Amble & Roam
Amble & Roam begins with small pocket sized books offering travelers an alternative to the usual expansive list of blaw must-sees. The visual representation of Amble & Roam is flexible, allowing it to change with the brand and iconography easily customizes the mark to the city or product.
The brand expands into Travel Outposts, design visitor centers in select destination cities. These shops sell travel necessities, artisan souvenirs and feature local designers. Every Amble & Roam Outpost is different, tailored to it’s city. The shops can serve dual purposes, acting as studio space for a rotating international artist in residency.
A Little Like Freedom
To date A Little Like Freedom has received over 200 submissions. The project started with 25 posters, printed 20 times each and hung around Portland, Oregon. Each poster was for one person I had encountered in my life. The posters directed the viewer to a website where they could submit their own. I made 25 more posters from the submissions I received.
To Be From
Series of three screen prints with imagery from the Willamette Valley. Thistle, Snap Pea and Fern. All free hand paper cut-outs burned directly to screens.
The Green River Newspaper
In collaboration with Epicenter, Sarah Baugh and Nicole Lavelle spent a month working with high school students and residents of Green River, Utah to collect contributions for this single edition newspaper. As editors, publishers and art directors they invited me to Green River for a long weekend to execute the design.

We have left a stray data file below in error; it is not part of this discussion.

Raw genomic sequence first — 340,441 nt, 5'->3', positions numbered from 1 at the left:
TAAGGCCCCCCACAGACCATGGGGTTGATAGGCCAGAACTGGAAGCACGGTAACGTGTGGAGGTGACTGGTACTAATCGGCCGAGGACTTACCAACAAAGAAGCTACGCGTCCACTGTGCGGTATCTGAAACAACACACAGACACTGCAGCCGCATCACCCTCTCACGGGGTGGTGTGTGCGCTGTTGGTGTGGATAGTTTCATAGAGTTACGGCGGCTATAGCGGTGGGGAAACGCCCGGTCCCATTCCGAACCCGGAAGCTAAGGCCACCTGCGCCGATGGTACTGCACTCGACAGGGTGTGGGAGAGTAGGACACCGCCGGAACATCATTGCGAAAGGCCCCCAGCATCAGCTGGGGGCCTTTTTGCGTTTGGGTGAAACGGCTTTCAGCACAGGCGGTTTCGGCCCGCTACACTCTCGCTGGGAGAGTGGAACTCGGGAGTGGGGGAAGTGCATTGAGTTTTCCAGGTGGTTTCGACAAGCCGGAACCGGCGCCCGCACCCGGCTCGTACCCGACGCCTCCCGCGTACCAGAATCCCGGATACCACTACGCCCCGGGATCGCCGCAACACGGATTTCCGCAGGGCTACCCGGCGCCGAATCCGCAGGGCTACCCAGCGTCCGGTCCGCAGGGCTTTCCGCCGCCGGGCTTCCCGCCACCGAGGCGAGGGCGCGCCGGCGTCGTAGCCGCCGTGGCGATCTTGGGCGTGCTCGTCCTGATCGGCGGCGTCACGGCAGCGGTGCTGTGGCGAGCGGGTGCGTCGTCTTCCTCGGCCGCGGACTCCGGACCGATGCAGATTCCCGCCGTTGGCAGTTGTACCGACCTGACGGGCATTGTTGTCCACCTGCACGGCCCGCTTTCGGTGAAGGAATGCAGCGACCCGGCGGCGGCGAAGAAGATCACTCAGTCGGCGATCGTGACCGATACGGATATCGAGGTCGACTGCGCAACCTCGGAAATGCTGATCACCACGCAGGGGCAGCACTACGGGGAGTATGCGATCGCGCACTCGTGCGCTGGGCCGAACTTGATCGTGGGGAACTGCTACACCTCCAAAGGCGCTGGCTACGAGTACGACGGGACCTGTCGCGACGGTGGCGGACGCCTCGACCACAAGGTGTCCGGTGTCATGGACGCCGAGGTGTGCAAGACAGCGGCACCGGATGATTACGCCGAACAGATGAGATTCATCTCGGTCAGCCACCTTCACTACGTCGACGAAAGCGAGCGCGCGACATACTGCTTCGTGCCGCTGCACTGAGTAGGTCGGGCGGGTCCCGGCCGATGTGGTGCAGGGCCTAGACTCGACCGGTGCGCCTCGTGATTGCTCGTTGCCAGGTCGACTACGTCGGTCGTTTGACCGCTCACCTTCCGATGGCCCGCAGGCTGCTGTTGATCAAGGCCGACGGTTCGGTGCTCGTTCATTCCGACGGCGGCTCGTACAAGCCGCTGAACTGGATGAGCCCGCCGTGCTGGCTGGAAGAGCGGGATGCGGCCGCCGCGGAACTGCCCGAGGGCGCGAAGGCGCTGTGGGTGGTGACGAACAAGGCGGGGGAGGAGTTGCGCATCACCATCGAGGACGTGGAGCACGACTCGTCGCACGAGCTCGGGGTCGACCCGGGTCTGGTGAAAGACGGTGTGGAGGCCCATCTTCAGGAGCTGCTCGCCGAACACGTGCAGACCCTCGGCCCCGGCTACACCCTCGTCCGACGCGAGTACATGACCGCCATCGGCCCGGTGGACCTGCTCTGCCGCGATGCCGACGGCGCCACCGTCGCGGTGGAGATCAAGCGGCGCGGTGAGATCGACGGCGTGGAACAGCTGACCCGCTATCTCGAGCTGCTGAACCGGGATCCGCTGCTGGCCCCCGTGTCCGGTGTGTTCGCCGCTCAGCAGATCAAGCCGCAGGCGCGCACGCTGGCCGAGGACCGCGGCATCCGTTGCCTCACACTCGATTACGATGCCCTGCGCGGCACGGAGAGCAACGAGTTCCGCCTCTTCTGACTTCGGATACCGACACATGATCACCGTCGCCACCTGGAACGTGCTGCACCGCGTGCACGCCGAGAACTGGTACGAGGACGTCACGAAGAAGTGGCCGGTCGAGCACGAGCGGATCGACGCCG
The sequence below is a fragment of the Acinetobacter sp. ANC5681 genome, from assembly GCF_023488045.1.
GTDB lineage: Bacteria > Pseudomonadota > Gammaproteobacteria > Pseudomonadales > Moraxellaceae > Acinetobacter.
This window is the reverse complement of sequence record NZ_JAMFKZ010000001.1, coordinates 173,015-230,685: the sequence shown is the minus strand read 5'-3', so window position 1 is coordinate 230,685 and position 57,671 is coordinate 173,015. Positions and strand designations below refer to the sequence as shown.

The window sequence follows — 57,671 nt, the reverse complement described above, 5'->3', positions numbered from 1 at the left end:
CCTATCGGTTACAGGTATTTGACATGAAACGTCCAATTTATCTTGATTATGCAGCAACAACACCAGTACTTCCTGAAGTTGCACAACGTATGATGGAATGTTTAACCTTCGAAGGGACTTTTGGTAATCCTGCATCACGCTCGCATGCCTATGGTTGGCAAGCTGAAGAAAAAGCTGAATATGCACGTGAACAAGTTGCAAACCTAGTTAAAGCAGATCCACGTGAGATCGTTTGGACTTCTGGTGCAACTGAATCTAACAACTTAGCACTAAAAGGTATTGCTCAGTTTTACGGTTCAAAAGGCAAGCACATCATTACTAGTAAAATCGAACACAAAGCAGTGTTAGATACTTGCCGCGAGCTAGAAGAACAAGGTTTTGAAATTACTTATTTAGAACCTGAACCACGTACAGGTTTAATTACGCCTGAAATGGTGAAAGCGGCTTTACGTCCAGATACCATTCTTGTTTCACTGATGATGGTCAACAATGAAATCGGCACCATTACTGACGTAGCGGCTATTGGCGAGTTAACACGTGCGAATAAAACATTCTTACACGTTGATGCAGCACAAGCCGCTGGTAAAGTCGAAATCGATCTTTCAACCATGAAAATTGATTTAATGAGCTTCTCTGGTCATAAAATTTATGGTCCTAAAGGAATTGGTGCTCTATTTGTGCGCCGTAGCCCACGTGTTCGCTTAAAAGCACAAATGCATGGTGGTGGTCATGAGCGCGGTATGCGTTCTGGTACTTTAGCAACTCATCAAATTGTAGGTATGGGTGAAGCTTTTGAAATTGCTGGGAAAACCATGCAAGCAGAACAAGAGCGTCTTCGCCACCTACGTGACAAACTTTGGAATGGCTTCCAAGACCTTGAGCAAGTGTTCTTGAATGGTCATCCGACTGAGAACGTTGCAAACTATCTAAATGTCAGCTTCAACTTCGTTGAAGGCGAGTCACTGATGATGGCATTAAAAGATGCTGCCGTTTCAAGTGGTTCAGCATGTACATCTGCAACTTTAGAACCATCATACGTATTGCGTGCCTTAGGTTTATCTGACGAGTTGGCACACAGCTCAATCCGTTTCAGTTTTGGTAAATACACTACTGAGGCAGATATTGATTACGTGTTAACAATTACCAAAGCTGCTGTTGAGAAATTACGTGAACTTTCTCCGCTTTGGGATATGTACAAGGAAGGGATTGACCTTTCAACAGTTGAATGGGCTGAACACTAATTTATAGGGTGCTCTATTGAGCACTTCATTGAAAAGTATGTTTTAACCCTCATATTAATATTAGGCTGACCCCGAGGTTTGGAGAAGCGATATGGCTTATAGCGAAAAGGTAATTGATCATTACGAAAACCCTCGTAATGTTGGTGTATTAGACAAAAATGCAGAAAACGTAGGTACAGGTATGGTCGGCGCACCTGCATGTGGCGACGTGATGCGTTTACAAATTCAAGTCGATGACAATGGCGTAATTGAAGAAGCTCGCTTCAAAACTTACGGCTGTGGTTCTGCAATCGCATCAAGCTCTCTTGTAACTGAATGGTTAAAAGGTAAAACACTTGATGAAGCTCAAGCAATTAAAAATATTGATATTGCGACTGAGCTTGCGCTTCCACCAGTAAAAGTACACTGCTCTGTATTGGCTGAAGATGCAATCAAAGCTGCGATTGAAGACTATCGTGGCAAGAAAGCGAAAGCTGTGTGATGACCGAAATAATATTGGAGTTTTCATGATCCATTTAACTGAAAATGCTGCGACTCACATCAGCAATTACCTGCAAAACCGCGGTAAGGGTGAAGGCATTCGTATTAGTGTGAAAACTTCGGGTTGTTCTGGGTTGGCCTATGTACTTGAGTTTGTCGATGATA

The paper is available for free in Green River, Utah or you can purchase one here.
Read more about the process on the Epicenter blog, here, here and here.
Front Porch Project
The focus of Front Porch Project was on creating material that would foster a sense of community in the Clinton District of southeast Portland, Oregon. The project included an About Book; The Giving Guide, which included Iced Tea, Jam and Cookie recipes, a What Kind of Neighbor Are You? Quiz, a poster, tea, and wildflower seeds. The intent of these publications and offerings were to provide small gestures. Front Porch Project puts community development into the hands of the people living there.
Harold & Maude
Storyboard for the opening title sequence of 1971 classic Harold and Maude. Patterns and imagery from the film hand-cut from construction paper.
Life Long Work Month
Life Long Work Month was a show I coordinated for Friends of Graphic Design looking into designers’ process, contemporary work habits, public space and the purpose of a gallery setting. Nine young designers brought their workspaces to the small AB Gallery for one month.
The gallery was open to the public while students worked collaboratively and individually. Students held workshops, sold artwork, made lists, hosted potlucks and a final show. The designers were sent prompts from artists living outside Portland via their Tumblr and used Tumblr for documentation.
The final web analytics from the show became the exhibition catalogue I designed.